There are quite a number of shutter-release models on the market these days so finding one to fit your camera and meet your needs shouldn't be a problem.
Now onto shooting conditions, which like anything else cannot be rushed and needs to be at an optimum.
First off, the weather has to be just right, and this is where patience really is the key. Don't be easily tempted into taking pictures when the conditions are not at their best. You can always come back another day, and plan ahead to get the best possible shot. The wind is the most annoying factor by far, and even the slightest breeze can ruin a potentially great photograph. Calm, windless conditions will of course create the best results.
Sometimes I have gone back to that same location 3 or 4 days in a row just to shoot a particular flower when the local thermal currents have proven to be too strong. Often small micro-climates will exist and it can be quite still when leaving the house but later on full of little wind tunnels when you arrive at the scene. Delicate, or tiny flowers will need extra attention in this regard. Even larger plants tend to gently sway, back and forth in a very light wind. Not noticeable, until you actually start to get down to business.
As a rule I usually find that mid-mornings are generally more calm and tranquil than during the afternoon. This will naturally vary depending upon your own specific location, etc - however, having lived in many different places I've found this to be a common theme. I also prefer the 'light' at this time of day, it's more gentle, softer, but new and alive, as apposed to a 'waining' or diminishing type of light, experienced later on, towards the end of the day.
So, this brings us onto lighting conditions which, in turn can make or break a photograph. As shooting flowers is mostly an outdoors based scenario - then this is also closely related to the weather aspect. The best situation is to shoot flowers on a bright, but cloudy day. A partial sun/cloud mix is OK too, so long as there is no direct sunlight falling upon the flower itself, or in close proximity to it, ie: creating a harsh looking background, etc.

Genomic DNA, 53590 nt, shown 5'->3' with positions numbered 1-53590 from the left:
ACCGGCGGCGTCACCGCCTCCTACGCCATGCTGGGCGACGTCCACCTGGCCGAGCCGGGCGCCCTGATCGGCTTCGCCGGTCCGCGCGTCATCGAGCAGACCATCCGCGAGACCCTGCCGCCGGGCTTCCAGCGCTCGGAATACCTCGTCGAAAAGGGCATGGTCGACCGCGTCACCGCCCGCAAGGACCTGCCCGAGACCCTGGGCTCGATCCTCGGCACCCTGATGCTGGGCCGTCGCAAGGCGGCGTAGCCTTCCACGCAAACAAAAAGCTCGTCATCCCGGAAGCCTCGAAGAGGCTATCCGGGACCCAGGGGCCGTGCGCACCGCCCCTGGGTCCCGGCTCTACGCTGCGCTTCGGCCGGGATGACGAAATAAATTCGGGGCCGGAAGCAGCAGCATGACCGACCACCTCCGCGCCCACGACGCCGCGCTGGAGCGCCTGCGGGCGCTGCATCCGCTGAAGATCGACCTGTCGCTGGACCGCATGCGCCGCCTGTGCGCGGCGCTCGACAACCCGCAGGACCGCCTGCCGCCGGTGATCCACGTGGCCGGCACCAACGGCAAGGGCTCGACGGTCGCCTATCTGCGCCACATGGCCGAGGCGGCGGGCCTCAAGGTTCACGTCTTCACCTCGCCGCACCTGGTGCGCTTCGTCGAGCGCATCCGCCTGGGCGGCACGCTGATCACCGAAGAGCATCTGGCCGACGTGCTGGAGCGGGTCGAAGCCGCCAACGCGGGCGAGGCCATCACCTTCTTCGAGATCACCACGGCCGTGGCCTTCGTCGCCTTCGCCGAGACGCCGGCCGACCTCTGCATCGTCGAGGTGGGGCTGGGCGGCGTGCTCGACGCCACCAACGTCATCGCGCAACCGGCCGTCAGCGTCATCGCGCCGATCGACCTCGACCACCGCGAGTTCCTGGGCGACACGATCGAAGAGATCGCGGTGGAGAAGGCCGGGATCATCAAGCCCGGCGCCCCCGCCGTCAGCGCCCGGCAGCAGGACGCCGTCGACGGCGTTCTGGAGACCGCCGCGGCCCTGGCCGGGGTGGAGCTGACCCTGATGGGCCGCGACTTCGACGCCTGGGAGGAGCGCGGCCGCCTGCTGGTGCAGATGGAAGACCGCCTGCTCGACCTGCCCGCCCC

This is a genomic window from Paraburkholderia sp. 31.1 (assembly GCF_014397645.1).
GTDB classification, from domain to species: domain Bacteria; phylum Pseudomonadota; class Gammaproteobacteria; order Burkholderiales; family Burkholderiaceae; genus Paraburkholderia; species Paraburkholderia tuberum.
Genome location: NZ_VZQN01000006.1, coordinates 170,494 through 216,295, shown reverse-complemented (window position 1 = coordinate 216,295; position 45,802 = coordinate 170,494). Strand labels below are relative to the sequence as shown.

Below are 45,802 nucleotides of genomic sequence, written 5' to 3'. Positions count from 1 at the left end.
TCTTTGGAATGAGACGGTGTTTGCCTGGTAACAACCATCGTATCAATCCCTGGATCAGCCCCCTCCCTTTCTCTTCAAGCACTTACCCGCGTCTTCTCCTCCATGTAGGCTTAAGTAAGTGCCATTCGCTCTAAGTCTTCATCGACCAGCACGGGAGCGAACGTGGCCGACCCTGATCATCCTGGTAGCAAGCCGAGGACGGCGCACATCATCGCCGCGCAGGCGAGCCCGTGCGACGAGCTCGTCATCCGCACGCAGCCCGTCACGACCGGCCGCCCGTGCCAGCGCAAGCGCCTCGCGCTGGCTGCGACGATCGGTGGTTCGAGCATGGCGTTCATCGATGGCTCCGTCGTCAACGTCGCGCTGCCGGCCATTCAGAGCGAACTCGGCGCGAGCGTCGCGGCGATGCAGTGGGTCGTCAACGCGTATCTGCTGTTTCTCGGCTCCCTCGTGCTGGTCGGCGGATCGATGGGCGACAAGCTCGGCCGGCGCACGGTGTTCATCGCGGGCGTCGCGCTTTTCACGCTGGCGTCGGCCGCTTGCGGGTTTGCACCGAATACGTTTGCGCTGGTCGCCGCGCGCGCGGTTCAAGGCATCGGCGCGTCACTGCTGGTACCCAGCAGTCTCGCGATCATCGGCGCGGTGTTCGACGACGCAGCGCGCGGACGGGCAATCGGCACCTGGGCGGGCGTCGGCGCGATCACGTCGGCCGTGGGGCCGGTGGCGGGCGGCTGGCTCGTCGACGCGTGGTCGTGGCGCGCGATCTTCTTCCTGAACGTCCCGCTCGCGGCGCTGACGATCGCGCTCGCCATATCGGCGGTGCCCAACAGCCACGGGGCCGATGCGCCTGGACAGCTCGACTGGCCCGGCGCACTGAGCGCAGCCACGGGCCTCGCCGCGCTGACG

IF I had to choose between the two I would always pick the bright cloudy option, simply because it has a better overall contrast/luminosity balance. Shooting in the shade (to avoid direct sunlight) on a sunny day can often produce a strong shadow effect, and/or a diminished color representation.
I know it's a very natural emotional reaction to WANT to take pictures on a lovely sunny day. However, in reality ole Mother Nature didn't have our photography in mind when she came up with the flowers and sunshine combination. Unfortunately, they just don't jive together very well.
Direct sunlight will always create a harsh shooting environment. Colors become washed-out with a high saturation loss, foliage& flora in general will look faded, burnt, streaked and very unappealing. So, again be patient - do yourself a big favor and wait for the right weather & light conditions, it will make all the difference to the final result. Your pictures will look so much richer and better for it. Plus, it will be much easier to prevent any over-exposure problems, or blow-outs, etc.
What's the rush - right? :-)
A few tips for the budding wildlife photographer.
Lighting and perspective.
What you need and what to watch out for.
All the settings you need.
Photograph flowers like a professional, what you need to know.
For when you need extra depth of field.
How to get those ultra close-ups in focus.
Shooting a panned sequence of shots and stitching them together to make a panorama.
Techniques to help you capture those golden moments.
Getting the exposure right in all that white.
Tips on how to capture fast action.
Take better holiday photos without losing your sanity.
A complete 'how to' for weddings, with an accent on crowd control.
Bribing people to sit for you.